The risk of eye injury during surgery
A new study underscores the need to protect horses from an often overlooked risk of general anesthesia: eye injury.
The research, conducted at the University of Liverpool in England, was based on 40 horses slated to undergo elective, non-ophthalmic surgery. Prior to the surgery, each horse’s eyes were examined using fluorescein dye, which reveals abrasions on the cornea. While the horses were under anesthesia, ophthalmic ointment was applied to their eyes, a standard practice intended to protect the cornea. Then, 24 hours after the surgery, the fluorescein tests were repeated.
The researchers found that none of horses had eye damage prior to undergoing anesthesia, but 17.6 percent sustained mild corneal abrasions during surgery. After analyzing various potential risk factors, including the age and weight of the horses, the duration of anesthesia and the length of recovery periods, the researchers found that only one factor —recumbency on the operating table—seemed to increase the risk of eye injury. But they aren’t sure why.
“It is impossible to know how exactly the eyes were injured during the perioperative period,” says Stefania Scarabelli, DVM. “It could be due to position on the table, mechanical damage during monitoring of palpebral reflexes by the anesthetist or by surgeons during manipulation of the head if that is needed during surgery.” She adds that a horse’s eyes stay open during surgery with no blink reflex due to the effects of anesthesia drugs. The same effect is seen in people, but our eyelids are typically taped shut while animals’ eyelids are not.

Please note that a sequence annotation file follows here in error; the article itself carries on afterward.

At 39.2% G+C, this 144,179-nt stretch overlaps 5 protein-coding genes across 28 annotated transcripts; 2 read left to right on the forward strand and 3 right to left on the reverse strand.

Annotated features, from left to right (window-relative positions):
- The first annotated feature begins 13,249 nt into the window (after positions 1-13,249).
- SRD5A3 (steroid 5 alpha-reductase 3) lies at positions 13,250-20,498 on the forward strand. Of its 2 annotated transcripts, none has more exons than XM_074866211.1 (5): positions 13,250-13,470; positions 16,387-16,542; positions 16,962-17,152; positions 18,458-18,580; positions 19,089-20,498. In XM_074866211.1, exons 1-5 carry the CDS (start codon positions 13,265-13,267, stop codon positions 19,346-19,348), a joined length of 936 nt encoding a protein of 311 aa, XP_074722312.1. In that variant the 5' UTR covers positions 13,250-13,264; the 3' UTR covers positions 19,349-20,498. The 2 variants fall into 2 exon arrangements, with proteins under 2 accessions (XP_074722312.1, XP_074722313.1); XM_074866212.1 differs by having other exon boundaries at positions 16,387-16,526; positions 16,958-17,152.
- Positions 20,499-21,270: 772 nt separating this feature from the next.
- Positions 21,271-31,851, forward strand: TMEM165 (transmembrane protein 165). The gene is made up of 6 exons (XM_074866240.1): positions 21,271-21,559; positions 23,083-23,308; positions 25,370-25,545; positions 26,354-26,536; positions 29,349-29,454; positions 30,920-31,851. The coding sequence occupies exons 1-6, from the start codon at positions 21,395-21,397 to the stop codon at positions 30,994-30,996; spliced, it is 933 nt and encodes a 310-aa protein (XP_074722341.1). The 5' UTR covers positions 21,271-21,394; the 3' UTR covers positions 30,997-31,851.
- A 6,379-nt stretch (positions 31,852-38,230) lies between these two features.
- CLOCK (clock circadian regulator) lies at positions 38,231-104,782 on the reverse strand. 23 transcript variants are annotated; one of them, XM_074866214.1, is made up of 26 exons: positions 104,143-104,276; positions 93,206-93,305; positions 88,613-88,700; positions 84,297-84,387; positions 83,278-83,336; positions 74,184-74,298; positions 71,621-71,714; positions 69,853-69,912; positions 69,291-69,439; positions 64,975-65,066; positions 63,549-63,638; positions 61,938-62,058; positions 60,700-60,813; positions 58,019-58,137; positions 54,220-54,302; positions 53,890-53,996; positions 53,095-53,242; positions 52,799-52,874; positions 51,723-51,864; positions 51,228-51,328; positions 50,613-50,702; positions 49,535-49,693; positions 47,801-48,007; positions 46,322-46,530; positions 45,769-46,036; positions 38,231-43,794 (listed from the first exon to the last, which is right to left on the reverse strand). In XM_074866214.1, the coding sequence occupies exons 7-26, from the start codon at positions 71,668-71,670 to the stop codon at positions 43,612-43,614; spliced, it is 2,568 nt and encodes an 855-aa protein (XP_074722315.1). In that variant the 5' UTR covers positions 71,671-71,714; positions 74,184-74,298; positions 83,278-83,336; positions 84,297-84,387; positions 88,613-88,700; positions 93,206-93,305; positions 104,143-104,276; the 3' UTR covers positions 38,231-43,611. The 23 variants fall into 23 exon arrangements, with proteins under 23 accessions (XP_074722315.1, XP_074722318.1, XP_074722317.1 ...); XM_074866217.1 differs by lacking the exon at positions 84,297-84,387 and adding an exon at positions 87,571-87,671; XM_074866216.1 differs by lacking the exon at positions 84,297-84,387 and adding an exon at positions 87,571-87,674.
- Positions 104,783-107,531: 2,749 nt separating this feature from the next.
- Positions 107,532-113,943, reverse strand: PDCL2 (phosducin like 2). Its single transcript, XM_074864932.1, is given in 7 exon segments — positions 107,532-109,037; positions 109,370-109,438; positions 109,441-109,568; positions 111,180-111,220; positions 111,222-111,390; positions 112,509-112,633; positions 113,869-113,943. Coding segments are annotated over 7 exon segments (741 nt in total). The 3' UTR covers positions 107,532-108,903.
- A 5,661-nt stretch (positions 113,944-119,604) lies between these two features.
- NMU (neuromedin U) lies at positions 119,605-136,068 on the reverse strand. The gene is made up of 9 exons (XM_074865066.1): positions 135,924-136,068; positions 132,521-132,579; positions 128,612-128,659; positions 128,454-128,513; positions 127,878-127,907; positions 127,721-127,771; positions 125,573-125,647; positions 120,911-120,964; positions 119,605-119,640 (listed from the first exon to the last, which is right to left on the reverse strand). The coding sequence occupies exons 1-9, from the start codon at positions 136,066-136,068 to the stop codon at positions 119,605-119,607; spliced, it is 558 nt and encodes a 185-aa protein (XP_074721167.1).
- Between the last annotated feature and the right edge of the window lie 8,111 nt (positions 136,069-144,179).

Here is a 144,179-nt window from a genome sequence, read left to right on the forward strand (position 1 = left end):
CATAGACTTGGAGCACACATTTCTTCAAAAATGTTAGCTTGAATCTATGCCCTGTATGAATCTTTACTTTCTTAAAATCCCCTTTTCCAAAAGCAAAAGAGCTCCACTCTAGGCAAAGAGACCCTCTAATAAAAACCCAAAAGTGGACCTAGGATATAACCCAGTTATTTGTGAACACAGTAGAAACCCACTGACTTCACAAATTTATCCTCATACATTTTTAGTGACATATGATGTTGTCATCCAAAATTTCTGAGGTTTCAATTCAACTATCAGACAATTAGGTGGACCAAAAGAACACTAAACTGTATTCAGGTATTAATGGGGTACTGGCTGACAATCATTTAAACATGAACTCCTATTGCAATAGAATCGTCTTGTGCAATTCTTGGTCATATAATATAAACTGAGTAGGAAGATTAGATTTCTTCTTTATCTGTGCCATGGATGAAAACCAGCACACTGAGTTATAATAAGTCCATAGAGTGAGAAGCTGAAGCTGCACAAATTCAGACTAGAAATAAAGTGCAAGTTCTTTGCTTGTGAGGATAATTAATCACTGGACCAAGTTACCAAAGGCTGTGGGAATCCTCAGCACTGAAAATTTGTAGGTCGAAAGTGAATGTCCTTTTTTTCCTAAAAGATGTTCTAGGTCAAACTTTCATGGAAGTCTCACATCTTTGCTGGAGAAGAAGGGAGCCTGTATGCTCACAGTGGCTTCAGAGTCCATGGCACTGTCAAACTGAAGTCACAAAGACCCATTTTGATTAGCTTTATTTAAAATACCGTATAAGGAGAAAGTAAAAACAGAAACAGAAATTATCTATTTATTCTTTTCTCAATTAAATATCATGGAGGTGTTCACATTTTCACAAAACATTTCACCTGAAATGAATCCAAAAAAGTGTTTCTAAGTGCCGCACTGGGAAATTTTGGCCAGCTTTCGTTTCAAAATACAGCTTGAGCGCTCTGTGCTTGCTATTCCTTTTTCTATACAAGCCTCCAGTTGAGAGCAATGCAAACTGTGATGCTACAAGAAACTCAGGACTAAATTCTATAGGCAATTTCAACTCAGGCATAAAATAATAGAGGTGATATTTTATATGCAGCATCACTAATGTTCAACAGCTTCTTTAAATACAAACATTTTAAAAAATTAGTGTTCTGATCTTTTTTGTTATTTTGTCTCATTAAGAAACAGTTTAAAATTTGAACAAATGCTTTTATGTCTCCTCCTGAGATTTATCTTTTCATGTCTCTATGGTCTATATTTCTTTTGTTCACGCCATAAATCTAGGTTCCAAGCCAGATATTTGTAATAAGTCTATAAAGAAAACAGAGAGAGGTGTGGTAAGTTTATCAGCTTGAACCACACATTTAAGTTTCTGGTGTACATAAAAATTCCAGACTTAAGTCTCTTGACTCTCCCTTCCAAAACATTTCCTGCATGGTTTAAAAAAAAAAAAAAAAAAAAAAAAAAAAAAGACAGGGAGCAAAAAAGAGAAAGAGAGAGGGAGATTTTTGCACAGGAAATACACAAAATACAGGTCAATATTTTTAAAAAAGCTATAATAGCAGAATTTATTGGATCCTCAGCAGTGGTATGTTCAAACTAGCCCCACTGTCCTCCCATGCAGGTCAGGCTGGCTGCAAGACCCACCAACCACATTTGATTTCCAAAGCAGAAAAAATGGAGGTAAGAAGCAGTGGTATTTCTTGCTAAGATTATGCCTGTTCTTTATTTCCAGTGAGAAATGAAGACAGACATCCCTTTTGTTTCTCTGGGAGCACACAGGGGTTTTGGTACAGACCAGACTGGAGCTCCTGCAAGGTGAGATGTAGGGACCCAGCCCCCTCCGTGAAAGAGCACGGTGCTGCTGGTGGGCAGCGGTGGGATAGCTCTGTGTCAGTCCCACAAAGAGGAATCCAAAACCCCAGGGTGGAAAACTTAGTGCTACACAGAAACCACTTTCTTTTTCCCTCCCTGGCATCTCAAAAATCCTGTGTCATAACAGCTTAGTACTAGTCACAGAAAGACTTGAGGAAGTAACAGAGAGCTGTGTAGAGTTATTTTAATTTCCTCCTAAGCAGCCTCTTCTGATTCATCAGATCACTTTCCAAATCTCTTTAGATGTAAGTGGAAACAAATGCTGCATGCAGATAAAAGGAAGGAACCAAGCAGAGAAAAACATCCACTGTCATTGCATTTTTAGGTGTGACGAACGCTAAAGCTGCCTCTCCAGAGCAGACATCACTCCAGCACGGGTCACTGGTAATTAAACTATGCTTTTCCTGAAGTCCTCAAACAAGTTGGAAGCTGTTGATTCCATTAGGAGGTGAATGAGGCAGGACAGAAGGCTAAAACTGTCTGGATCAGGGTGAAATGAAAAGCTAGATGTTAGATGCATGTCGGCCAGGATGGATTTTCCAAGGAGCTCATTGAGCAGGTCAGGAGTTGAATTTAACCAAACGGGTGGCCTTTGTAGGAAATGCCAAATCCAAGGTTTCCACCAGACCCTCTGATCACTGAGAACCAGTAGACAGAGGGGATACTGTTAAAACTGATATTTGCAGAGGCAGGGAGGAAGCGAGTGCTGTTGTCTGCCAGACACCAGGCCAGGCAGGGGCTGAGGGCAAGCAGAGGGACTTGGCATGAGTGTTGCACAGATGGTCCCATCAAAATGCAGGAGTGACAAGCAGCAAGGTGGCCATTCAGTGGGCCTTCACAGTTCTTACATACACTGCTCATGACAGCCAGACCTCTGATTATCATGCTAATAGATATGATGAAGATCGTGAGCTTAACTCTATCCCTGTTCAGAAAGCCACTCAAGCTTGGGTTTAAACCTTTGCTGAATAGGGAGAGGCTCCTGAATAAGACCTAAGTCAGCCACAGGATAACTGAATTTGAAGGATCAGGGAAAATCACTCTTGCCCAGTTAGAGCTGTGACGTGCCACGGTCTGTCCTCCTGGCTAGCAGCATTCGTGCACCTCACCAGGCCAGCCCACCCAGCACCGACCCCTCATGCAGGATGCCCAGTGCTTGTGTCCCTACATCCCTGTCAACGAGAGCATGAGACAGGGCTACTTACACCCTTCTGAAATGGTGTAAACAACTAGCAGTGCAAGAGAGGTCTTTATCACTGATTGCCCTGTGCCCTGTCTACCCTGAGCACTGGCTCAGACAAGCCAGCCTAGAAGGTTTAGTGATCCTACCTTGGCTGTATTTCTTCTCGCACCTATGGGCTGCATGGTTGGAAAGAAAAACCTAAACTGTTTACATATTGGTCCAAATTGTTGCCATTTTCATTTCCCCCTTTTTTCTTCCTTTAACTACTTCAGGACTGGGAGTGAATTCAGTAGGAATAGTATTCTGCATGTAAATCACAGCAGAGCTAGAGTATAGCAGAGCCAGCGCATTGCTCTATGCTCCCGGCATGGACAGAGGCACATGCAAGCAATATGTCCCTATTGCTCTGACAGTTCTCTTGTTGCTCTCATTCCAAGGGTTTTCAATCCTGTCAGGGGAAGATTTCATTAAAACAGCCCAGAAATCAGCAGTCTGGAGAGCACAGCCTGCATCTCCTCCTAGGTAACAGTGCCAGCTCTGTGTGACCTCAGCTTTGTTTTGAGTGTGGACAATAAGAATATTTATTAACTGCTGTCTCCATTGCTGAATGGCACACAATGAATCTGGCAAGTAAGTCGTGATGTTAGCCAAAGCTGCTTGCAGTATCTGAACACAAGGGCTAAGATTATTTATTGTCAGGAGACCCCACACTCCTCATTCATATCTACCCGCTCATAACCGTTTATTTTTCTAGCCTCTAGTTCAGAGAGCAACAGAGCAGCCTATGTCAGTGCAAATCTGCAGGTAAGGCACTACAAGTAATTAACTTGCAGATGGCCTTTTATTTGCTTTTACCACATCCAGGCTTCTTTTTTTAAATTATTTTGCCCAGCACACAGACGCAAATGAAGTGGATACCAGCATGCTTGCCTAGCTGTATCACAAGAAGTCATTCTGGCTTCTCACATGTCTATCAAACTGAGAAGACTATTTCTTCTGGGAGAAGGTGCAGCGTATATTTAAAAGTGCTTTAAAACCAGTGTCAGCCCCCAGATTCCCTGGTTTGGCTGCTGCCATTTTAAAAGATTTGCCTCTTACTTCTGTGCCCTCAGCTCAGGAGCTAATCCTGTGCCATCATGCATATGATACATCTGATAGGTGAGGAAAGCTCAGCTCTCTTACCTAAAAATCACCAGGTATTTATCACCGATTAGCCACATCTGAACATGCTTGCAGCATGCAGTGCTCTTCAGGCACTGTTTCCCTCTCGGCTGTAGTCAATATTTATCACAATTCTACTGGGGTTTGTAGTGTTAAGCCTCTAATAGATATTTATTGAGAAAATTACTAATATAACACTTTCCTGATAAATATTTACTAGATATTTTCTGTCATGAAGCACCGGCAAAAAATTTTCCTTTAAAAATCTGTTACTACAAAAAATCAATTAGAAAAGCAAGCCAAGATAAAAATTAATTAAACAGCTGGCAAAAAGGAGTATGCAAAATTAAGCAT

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Studies of ocular damage in people after general anesthesia have found vastly different rates—ranging from less than 1 percent to 44 percent—depending on the setting and preventive measures taken. Similar studies of dogs and cats undergoing general anesthesia found rates of damage between 2 percent and 19 percent.
“Unfortunately, there is not a completely reliable method to protect eyes during general anesthesia in human medicine; therefore, I think that doing this in horses could be even more difficult,” says Scarabelli. During the procedure, maybe the ointment could be applied more often—even though there is evidence that this doesn’t help in dogs—and taking care to not touch the eye when performing procedures around it.”
None of the study horses showed outward signs of their corneal injuries and all healed within 24 hours of treatment with antibiotic ointment, but it’s still important to consider the risk, says Scarabelli. “Horses are not regularly checked for eye trauma postoperatively. The aim of the study was to understand if this procedure should be done. The number of horses in the study is probably not enough to suggest performing a check in each horse receiving general anesthesia, but I think it is something we should be aware of. We would like to perform another study to see if there are predisposing factors to the development of corneal abrasion in order to try to prevent them.”
Reference: “Corneal abrasion and microbial contamination in horses following general anaesthesia for non-ocular surgery,” Veterinary Anaesthesia and Analgesia, January 2018
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